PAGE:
It’s clear that the fast global adoption of the internet has broken down the barriers to the creation of awareness of your professional service, but generating new business overseas is often a more complex task than just a website translation.
As a global professional translation service ourselves, we know the first step to successful marketing overseas is thorough research. You need to understand as much as possible about your target market and this includes cultural nuances. Through agencies such as Millward Brown, we’ve been heavily involved with some of the world’s biggest brands international growth plans and can verify that the more time spent in this phase can really pay dividends! Market research translation tasks are often a long and intricate process and one that isn’t just a simple questionnaire change or focus group adaptation. We’re lucky that as translators, we employ native speakers worldwide to help us with these challenges – but there are plenty of business who assume every market is fundamentally the same and can encounter pitfalls!
Does the actual Service Fit?
We understand marketing is not all about communication, but one of the essential 5 P’s is the product itself! It may be that a particular professional service, project or delivery method is wildly successful in the UK, but simply doesn’t apply in a standard form to the international market and being open to change the service itself is often a difficult but rewarding hurdle to leap over. You may need to adapt the service you offer not only to suit local requirements but to comply with local regulations. For example, if you offer financial services on your website, it might be seen in countries where this is illegal without a licence. As such, it’s best to employ a legal translation service to make sure your T&C’s are covered.
Selling the Intangible
Without a physical product to sell, you need to take a different approach to international marketing – especially if your brand isn’t established in the local geography. As you can’t often show samples to potential customers, or use a local wholesaler to distribute what you offer – it’s incredibly important that your qualifications, experience and credentials are translated for the new marketing campaigns. This could include detailed and complex translation of your process documentation. We’re experienced in helping you translate this information without jeopardising your intellectual property.
Consider the International Customer Journey
Attracting clients could mean the translation of brochures and websites, but also all pitch documents and presentations too. If you’re one of the high percentage of B2B organisations using content marketing as a way of becoming thought-leaders in your industry – think about how this content can be translated, localised or transcreated with a global market in mind. It should be clear from your research that it’s not all about the content itself, but the media that your potential clients use to get their information. For example, certain markets may be ahead of the curve in mobile adoption – so what does this mean for your content? Do your target markets consume more video? Have you considered transcribing these and offering subtitles for non-English speakers? Some countries even have intricate business card protocol (Japan actually has a name for the ritual of swapping business cards!) so it may be wise to get these translated too. As what you’re selling is a personal and professional service, first impressions are incredibly important.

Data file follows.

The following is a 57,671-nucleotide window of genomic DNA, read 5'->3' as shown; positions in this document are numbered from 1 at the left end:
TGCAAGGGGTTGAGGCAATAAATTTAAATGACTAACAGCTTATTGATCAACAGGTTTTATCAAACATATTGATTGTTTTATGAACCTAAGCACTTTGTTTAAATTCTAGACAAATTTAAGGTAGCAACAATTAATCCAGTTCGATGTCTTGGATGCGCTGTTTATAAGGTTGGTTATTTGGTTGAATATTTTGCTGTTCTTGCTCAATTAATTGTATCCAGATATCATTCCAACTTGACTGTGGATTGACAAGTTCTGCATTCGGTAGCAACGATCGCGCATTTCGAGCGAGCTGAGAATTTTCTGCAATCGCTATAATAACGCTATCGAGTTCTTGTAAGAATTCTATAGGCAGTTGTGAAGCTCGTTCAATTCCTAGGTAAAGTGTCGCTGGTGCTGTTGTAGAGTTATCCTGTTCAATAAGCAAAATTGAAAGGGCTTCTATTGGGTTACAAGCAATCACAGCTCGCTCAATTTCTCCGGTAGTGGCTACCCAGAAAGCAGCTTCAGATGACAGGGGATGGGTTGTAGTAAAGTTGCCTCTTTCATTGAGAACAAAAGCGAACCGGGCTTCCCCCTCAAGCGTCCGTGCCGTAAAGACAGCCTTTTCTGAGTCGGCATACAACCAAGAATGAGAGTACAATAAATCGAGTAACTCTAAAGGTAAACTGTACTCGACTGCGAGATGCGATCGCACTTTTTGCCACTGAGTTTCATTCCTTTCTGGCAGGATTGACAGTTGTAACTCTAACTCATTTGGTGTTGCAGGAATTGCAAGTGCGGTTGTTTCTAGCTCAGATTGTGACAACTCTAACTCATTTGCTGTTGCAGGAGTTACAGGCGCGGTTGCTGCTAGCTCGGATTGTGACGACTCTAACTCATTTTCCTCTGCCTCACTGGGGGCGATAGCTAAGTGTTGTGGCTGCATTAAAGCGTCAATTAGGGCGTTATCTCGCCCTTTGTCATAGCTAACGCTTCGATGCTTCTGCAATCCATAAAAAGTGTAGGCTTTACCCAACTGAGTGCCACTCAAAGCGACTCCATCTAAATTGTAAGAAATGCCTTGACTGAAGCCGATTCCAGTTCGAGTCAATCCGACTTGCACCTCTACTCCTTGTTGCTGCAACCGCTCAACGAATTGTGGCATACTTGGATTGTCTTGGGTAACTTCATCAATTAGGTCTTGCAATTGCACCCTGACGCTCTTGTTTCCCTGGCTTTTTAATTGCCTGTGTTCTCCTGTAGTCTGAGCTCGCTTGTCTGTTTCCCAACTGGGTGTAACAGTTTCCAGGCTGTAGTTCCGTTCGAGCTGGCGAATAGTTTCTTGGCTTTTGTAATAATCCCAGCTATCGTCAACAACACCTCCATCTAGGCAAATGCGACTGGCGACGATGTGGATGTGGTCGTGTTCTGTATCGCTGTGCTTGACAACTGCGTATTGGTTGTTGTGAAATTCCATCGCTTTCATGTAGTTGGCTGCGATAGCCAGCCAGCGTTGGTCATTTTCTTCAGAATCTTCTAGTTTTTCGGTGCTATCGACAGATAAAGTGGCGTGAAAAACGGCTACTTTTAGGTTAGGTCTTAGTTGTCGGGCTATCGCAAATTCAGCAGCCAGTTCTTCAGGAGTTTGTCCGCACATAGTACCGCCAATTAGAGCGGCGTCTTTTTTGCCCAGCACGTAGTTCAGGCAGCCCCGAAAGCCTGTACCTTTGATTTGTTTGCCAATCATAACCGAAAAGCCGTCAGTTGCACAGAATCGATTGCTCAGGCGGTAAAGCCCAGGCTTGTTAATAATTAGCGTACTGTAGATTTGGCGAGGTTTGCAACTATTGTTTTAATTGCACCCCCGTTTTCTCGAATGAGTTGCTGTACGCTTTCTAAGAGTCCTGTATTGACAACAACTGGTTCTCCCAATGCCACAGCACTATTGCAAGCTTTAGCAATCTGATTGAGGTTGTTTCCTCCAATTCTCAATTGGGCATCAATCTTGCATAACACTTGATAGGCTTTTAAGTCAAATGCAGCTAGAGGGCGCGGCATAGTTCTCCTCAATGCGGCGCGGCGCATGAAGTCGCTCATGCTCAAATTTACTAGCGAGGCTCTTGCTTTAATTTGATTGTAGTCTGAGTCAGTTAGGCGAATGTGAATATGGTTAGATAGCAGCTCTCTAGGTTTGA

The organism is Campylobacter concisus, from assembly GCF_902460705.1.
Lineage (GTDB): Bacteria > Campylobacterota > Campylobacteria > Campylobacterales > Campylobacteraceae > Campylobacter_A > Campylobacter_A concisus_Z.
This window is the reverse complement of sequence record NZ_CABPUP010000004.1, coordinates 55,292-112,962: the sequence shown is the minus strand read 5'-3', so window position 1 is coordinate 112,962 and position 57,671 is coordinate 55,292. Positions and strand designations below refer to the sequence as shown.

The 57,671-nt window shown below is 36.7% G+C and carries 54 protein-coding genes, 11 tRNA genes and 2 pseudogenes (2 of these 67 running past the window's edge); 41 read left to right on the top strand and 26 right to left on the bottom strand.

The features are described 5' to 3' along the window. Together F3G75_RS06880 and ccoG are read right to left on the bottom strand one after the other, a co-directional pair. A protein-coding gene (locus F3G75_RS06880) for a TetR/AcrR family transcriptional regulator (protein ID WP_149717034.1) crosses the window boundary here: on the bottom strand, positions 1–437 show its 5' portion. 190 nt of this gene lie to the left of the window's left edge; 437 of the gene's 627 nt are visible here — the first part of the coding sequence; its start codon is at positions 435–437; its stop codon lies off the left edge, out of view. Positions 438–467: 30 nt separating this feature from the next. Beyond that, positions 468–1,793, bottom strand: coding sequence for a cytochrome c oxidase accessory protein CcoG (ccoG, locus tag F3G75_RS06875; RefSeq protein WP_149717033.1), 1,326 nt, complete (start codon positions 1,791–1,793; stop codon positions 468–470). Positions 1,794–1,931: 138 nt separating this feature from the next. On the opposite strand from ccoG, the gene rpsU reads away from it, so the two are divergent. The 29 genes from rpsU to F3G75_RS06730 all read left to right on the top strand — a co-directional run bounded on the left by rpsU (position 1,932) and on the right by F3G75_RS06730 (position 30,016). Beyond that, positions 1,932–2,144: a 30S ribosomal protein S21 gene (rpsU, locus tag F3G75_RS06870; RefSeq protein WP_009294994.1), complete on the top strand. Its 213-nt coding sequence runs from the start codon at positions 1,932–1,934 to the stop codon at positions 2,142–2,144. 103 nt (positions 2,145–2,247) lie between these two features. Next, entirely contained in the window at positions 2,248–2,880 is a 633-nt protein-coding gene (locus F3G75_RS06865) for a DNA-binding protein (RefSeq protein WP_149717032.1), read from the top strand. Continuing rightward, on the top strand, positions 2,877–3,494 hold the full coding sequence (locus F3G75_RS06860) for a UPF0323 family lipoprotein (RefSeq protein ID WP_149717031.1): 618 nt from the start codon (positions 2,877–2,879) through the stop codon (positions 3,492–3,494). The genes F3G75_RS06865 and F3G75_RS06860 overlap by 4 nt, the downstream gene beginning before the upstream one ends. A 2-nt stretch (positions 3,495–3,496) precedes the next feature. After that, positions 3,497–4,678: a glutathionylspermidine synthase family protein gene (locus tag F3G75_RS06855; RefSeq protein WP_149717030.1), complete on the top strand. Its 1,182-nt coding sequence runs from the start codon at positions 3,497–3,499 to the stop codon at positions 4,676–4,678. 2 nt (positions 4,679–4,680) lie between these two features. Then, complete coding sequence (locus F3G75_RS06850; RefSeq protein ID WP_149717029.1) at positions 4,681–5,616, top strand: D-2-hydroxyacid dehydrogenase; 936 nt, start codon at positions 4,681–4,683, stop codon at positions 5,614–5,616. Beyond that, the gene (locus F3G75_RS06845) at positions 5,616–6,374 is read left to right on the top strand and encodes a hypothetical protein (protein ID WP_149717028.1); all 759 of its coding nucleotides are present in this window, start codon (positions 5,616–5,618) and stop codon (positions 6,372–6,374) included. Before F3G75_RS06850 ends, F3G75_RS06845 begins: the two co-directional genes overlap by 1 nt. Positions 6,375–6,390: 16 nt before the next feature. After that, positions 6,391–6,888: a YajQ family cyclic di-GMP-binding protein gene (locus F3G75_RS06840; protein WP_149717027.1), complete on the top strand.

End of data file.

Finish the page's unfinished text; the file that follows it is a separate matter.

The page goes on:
If the client is putting together detailed tender documents or request for proposals, you need to ensure that your professional service stands out – for all the right reasons! Understanding your business and your commercial added-value benefit is essential to winning new clients and it’s much more than simply translating the words on a page. We pride ourselves on translating the context of your documents. After all – you wouldn’t trust Google translate with your brand! Just try typing a simple sentence in one language and translate back and forth and see how misconstrued the message becomes.
The Sale is not The End…
After you’ve wowed your international clients with your perfectly-translated proposal and they’re on board, there are still some boxes to tick from a marketing perspective. As you know, the customer experience is key to ensure repeat business, which is much more profitable than finding it in the first place! The lack of a physical product in professional services organisations also has important implications for contracts. With trade in goods, the focus is often on responsibilities for delivery, set out using internationally recognised Incoterms. This is where contact translation services come into play. In the professional services market though, you are unable to use Incoterms to formalise where the service will be delivered or who is responsible for insurance. It can also be difficult to specify exactly what services are to be provided and to what standards. It can be helpful to focus on what the desired outcomes are – i.e. what your service should achieve. This can be part of a service level agreement in the contract. Different business cultures, legal environments and languages increase the risk of confusion when you trade internationally. It’s important to have a clear contract which ensures expectations of all parties are being met. Give us a call today to see how we can help you reach new, exciting and profitable markets overseas through professional translation services.